There were a few editorials. There was an editorial in the Ottawa Citizen talking about our Premier, Dalton McGuinty. They thought he was a lawyer who understood what the rule of law meant, and that he and the Attorney General would stand in this place -- and particularly, the Attorney General -- and say, "I am going to protect the rule of law and ensure that each and every citizen is dealt with fairly and equally."

Now, how this ties into the Ontario Heritage Act is that there are sections within this act which allow a municipality to designate properties as heritage properties and thereby restrict an owner from utilizing that particular property for his purposes. They say to the owner, "You cannot use this property as you wish, but for the good of all we're going to take your property rights away from you."

I guess one of the most disturbing parts of this Ontario Heritage Act is that the Ontario government, for its own purposes, says that the Expropriation Act doesn't apply if the Ontario government designates a historical property for its purposes. What that means is that a person, under the Expropriation Act, is allowed certain rights for compensation. They're entitled to certain hearings and to certain costs under the Expropriation Act to ensure that someone who hasn't got a lot of money, and their property is designated, can get costs for representation before the courts to ensure he or she gets proper compensation from the Ontario government.

Again we see this government looking toward property rights with a lot of disdain. Somehow they don't think that if the provincial government designates a particular property and says, "For the good of all of us, we want to designate this property and restrict the owner as to how he or she uses that property. We don't want to give that owner a fair shake. We don't want to compensate him or her for the fact that we are going to say to all of Ontario, `You can enjoy this property, the facade of the building, whatever other parts of the building that are included in the designation,' but we won't allow proper compensation. We don't want to allow you help to go to the courts under the Expropriation Act to gain proper compensation for the right we have taken away" -- and for me, this is very troubling, particularly troubling, not for developers or landowners who own very big and expensive properties, but for the common person who wouldn't have the necessary finances to go to court and hire a lawyer, hire the experts to appraise the property and protect their interests.

The other interesting part of the Ontario Heritage Act is that we heard during the campaign that this government wanted to restrict, wanted to pull back the powers of the Ontario Municipal Board. They said to the Ontario Municipal Board, "We're going to clip your wings. We're going to restrict what the Ontario Municipal Board can do with regard to appeals against a municipal decision."

Under this legislation, they do the exact opposite. Under this legislation, they say to the individual, "The municipality comes in and they designate your property as heritage property. Who do you go to to appeal that designation? You go to the Ontario Municipal Board." I thought what was going to happen, vis-à-vis what these people promised in their election, was they were going to lessen the powers of the Ontario Municipal Board. In fact, what this legislation does is enhance the power of the Ontario Municipal Board. It makes their jurisdiction larger, and so they're going to be involved in more things, including the right to say to a municipality, "You can" -- or cannot -- "designate this property as heritage property."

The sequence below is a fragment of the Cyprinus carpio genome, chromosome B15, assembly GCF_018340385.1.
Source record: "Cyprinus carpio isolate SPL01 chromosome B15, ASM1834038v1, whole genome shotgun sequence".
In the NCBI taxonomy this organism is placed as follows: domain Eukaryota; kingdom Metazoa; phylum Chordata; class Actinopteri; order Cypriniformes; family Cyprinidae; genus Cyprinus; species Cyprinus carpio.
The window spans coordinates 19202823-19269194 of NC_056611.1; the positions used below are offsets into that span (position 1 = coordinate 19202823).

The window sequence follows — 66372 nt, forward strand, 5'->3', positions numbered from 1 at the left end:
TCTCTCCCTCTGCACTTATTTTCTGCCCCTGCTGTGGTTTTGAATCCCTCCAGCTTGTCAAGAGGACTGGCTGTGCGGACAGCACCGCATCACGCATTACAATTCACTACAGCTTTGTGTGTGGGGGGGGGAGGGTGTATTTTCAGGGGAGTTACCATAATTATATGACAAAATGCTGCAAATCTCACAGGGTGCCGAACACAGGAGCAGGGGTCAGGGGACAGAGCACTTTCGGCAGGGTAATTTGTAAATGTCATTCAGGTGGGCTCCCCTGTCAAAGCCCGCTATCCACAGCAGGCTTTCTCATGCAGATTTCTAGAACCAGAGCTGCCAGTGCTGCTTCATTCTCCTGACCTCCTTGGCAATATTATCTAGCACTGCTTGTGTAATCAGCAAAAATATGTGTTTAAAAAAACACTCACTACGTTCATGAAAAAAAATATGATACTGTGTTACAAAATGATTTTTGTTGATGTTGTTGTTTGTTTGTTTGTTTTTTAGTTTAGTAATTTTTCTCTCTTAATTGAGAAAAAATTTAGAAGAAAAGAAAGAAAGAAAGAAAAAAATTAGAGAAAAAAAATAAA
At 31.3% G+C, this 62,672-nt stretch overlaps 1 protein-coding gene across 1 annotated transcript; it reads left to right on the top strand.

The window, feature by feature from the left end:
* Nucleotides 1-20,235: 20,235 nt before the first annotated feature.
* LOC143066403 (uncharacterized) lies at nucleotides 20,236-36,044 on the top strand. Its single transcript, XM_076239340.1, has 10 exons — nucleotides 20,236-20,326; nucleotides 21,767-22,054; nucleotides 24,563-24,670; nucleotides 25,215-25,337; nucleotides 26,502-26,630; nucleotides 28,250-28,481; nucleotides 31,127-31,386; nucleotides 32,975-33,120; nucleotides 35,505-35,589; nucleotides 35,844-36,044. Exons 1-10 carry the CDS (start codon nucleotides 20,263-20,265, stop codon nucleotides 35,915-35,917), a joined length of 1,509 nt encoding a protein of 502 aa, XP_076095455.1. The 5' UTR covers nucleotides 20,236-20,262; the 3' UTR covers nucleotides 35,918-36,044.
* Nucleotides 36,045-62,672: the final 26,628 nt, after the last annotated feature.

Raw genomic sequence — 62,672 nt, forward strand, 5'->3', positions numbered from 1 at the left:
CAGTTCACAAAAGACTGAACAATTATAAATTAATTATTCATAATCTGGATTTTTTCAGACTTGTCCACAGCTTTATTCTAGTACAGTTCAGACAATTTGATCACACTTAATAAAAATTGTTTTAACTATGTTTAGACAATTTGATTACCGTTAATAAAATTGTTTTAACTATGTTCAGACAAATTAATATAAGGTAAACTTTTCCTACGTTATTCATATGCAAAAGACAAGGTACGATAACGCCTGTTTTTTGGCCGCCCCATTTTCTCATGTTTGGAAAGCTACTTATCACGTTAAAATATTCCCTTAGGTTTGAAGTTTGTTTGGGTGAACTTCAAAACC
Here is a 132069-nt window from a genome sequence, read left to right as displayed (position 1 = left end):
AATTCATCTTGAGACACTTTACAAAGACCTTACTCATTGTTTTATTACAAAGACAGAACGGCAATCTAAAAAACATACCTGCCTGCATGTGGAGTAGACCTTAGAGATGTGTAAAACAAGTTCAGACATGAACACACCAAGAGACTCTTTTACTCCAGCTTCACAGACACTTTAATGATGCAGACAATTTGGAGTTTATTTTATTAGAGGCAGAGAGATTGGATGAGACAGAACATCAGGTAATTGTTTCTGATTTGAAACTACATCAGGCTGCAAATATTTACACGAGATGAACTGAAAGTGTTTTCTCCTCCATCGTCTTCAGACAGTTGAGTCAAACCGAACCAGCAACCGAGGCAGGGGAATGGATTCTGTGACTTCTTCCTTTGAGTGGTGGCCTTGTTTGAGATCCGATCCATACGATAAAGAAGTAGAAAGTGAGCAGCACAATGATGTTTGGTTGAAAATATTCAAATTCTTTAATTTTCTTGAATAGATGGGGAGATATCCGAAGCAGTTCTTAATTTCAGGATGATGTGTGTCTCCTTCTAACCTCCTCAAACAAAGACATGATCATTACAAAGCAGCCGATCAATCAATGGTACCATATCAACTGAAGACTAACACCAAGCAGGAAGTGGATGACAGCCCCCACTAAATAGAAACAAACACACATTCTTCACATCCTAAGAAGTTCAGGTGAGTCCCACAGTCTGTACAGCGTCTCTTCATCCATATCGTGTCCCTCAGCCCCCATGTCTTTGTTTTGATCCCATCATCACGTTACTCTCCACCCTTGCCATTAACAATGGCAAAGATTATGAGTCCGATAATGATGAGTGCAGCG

This government's total lack of concern for property rights, their lack of concern in following the basic tenets of our justice system, which has been developed over the last 1,000 years, makes me very angry, and on that basis, I move to adjourn the House.

The Acting Speaker: Mr Sterling has moved adjournment of the House. Is it the pleasure of the House that the motion carry?

All those in favour of the motion will please say "aye."

All those opposed will please say "nay."

In my opinion, the nays have it.

Call in the members. This will be a 30-minute bell.

The division bells rang from 1900 to 1930.

The Acting Speaker: Will the members please take their seats.

Mr Sterling has moved the adjournment of the House.

All those in favour of the motion will please rise and remain standing. You may take your seats.

All opposed to the motion will please rise and remain standing while you're counted by the Clerk. You may take your seats.

The Deputy Clerk (Ms Deborah Deller): The ayes are 12; the nays are 32.

The Acting Speaker: I declare the motion lost.

I recognize the government House leader.

Hon Mr Duncan: There is a noticeable odour in the chamber -- and I want to take this seriously -- that is causing some members to express concern around health and safety. I think that's an important concern. I believe we should adjourn the House for the evening until staff from the Ministry of Labour can determine what the cause of it is. I seek unanimous consent to do that.

The Acting Speaker: Is there unanimous consent to move a motion to adjourn the House? Agreed.

Government House leader, move the motion.

Hon Mr Duncan: I move that the House be now adjourned until regular business tomorrow.

The Acting Speaker: Is it the pleasure of the House that the motion carry? Carried. This House stands adjourned until tomorrow morning at 10.

The House adjourned at 1932.